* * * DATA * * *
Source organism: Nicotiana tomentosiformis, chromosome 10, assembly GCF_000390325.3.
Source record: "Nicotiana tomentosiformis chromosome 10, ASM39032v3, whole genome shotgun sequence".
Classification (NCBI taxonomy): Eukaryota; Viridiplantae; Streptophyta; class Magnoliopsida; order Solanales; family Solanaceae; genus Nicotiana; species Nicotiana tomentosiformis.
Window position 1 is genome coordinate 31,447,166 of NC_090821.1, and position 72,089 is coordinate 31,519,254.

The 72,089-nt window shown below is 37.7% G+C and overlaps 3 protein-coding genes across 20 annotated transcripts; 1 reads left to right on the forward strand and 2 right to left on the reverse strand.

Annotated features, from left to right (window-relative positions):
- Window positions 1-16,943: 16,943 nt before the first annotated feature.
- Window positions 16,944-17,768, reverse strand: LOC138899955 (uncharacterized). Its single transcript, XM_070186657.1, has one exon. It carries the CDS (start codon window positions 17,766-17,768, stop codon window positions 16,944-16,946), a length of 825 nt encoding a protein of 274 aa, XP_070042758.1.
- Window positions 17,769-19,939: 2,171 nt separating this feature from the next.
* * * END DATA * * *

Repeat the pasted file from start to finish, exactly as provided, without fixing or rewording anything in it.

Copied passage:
Source organism: Nicotiana tomentosiformis, chromosome 10, assembly GCF_000390325.3.
Source record: "Nicotiana tomentosiformis chromosome 10, ASM39032v3, whole genome shotgun sequence".
Classification (NCBI taxonomy): Eukaryota; Viridiplantae; Streptophyta; class Magnoliopsida; order Solanales; family Solanaceae; genus Nicotiana; species Nicotiana tomentosiformis.
Window position 1 is genome coordinate 31,447,166 of NC_090821.1, and position 72,089 is coordinate 31,519,254.

The 72,089-nt window shown below is 37.7% G+C and overlaps 3 protein-coding genes across 20 annotated transcripts; 1 reads left to right on the forward strand and 2 right to left on the reverse strand.

Annotated features, from left to right (window-relative positions):
- Window positions 1-16,943: 16,943 nt before the first annotated feature.
- Window positions 16,944-17,768, reverse strand: LOC138899955 (uncharacterized). Its single transcript, XM_070186657.1, has one exon. It carries the CDS (start codon window positions 17,766-17,768, stop codon window positions 16,944-16,946), a length of 825 nt encoding a protein of 274 aa, XP_070042758.1.
- Window positions 17,769-19,939: 2,171 nt separating this feature from the next.